hour. That means the wait time for drivers sitting at crossing gates
is usually much shorter.
The LIRR also has posted Emergency
Notification Signs at crossings. The signs tell drivers if their
vehicle gets stuck on the train tracks at a crossing, they should get
out of the car and call the number on the sign. They should give the
locator number to the operator. The locator number tells the railroad
exactly which crossing is blocked, so the train engineers in the area
can start to slow down the train. This way they can avoid a tragic
accident before it occurs.
The LIRR and the MTA offer train
safety coloring books and videos. In addition, the LIRR gives to free
talks to students, usually involving the Metro Man Mascot (a silver
looking robot). Toy manufactures have even
involved with track safety making toy trains reminding children to be
extra careful around train tracks. One toy LIRR boxcar has printing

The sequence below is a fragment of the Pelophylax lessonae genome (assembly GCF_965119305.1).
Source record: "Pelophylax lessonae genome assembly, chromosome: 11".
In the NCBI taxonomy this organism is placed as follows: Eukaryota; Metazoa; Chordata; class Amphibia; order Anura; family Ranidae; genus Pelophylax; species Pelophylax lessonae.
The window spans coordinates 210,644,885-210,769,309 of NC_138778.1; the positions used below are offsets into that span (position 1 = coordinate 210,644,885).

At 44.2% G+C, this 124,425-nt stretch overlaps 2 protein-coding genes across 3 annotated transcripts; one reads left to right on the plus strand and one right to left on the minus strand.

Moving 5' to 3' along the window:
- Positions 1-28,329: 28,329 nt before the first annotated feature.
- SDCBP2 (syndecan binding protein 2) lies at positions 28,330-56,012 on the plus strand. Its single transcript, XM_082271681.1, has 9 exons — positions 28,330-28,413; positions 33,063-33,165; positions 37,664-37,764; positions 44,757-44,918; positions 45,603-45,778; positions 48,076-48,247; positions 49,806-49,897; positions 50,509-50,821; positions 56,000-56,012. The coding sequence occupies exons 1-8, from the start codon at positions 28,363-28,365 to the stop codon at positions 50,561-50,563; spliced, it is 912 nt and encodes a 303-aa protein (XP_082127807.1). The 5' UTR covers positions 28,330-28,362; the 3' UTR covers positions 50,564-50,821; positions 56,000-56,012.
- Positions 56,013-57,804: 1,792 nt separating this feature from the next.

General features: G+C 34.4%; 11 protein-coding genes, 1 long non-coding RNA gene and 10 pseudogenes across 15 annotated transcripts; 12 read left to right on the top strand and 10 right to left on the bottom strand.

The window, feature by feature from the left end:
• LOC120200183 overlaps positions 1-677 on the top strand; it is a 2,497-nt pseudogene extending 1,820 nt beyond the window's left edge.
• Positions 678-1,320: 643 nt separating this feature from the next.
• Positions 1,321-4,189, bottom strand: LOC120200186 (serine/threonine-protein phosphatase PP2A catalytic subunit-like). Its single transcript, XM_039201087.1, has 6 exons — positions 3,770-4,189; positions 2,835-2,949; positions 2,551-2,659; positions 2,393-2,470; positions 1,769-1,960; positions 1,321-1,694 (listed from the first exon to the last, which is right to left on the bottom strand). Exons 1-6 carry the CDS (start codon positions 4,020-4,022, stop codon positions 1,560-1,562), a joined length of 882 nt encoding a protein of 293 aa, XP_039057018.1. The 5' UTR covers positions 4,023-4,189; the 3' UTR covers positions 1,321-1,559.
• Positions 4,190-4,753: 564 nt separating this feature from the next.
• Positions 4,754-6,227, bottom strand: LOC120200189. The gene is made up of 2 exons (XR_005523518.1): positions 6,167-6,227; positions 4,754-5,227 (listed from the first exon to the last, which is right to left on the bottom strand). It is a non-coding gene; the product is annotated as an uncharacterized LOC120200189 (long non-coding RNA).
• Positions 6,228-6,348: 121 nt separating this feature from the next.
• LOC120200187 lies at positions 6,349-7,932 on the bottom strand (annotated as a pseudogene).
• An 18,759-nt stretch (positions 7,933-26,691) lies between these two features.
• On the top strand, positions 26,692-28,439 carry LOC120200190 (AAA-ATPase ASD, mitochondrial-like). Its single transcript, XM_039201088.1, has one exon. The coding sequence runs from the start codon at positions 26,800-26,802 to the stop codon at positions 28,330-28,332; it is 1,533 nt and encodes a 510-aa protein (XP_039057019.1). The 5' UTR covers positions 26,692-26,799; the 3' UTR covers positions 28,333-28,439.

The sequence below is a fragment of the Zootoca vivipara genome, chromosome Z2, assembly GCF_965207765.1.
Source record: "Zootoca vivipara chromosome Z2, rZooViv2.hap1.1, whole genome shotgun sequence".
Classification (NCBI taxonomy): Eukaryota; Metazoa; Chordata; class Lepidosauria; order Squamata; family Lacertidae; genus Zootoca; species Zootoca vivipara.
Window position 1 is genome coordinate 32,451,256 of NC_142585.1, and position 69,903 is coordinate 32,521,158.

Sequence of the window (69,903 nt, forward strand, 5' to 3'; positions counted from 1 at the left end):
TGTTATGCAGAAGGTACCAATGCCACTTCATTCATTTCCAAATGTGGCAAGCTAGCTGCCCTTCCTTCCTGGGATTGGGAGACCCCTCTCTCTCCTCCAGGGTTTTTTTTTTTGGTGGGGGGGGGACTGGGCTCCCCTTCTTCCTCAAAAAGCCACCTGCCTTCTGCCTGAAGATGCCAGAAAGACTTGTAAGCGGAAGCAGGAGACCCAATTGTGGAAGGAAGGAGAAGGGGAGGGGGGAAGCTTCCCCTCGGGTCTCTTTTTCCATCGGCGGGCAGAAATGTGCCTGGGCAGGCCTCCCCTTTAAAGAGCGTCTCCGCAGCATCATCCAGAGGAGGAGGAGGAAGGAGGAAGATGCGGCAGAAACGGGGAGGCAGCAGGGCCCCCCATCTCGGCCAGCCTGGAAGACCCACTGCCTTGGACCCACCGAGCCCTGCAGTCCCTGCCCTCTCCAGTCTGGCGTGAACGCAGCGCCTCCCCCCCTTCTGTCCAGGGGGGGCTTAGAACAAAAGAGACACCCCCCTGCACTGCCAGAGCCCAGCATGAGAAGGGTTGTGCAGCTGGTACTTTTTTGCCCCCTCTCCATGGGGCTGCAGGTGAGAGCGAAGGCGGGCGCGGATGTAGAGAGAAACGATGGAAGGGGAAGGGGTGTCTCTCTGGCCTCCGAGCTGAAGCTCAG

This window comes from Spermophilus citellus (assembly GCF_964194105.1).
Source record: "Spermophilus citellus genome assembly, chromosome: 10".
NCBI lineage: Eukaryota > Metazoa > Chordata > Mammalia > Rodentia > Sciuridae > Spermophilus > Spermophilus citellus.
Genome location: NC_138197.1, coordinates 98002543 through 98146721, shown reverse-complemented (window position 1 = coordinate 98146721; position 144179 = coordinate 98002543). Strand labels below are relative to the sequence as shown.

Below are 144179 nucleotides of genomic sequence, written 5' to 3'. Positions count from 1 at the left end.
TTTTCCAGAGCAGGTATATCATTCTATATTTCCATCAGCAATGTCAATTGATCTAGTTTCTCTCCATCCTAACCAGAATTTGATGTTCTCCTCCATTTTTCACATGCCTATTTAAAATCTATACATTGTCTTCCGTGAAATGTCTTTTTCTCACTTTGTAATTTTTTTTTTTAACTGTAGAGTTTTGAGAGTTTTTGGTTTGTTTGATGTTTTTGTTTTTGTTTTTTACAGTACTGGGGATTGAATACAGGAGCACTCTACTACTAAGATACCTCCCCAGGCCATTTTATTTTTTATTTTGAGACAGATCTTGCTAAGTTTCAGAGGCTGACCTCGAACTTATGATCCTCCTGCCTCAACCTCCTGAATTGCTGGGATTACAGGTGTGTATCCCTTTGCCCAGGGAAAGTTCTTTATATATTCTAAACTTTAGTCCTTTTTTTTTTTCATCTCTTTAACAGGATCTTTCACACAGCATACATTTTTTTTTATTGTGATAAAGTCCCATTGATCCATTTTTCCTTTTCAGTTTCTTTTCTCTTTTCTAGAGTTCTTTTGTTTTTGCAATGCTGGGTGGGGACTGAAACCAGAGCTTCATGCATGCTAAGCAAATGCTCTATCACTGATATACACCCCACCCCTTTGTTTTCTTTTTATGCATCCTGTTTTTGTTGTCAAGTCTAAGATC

that says: Stop, Look and Listen!
It has flashing red lights on a railroad crossing sign along with the
railroads yellow Dashing Dan logo. One last piece of caution. Realize
the train is wider than the track it rides on. In fact. the train can
overhang the track by as much as three feet. So do not walk on the
tracks or even near them, or else you might be one of the people hit
and hurt by a train every three hours.
Toy history is
much more fun than dates
by Roger, age 10
June 15, 2022
I used to think history was boring – nothing but
dates, dates and more dates. So, when I was asked to do a story on the history
of the Bangor and Aroostook Railroad, I was not too happy. But I like trains, so
I thought that learning more about the history of railroads could be fun.